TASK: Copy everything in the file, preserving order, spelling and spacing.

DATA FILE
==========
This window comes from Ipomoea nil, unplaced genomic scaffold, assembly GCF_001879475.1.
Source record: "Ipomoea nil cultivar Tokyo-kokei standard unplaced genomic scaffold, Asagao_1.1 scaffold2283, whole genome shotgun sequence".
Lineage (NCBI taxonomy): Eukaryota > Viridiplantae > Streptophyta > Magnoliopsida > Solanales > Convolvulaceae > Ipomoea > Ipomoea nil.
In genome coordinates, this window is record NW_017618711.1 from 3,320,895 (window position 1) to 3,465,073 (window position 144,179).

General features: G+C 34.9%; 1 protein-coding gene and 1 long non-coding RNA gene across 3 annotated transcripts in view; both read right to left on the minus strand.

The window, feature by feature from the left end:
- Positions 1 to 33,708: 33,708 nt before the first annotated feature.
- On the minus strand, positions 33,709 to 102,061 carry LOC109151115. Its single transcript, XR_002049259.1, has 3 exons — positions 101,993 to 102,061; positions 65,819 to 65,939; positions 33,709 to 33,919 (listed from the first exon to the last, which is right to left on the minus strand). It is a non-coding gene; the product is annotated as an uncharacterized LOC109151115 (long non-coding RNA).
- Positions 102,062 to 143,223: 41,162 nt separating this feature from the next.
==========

This window comes from Ipomoea nil, unplaced genomic scaffold, assembly GCF_001879475.1.
Source record: "Ipomoea nil cultivar Tokyo-kokei standard unplaced genomic scaffold, Asagao_1.1 scaffold2283, whole genome shotgun sequence".
Lineage (NCBI taxonomy): Eukaryota > Viridiplantae > Streptophyta > Magnoliopsida > Solanales > Convolvulaceae > Ipomoea > Ipomoea nil.
In genome coordinates, this window is record NW_017618711.1 from 3,320,895 (window position 1) to 3,465,073 (window position 144,179).

General features: G+C 34.9%; 1 protein-coding gene and 1 long non-coding RNA gene across 3 annotated transcripts in view; both read right to left on the minus strand.

The window, feature by feature from the left end:
- Positions 1 to 33,708: 33,708 nt before the first annotated feature.
- On the minus strand, positions 33,709 to 102,061 carry LOC109151115. Its single transcript, XR_002049259.1, has 3 exons — positions 101,993 to 102,061; positions 65,819 to 65,939; positions 33,709 to 33,919 (listed from the first exon to the last, which is right to left on the minus strand). It is a non-coding gene; the product is annotated as an uncharacterized LOC109151115 (long non-coding RNA).
- Positions 102,062 to 143,223: 41,162 nt separating this feature from the next.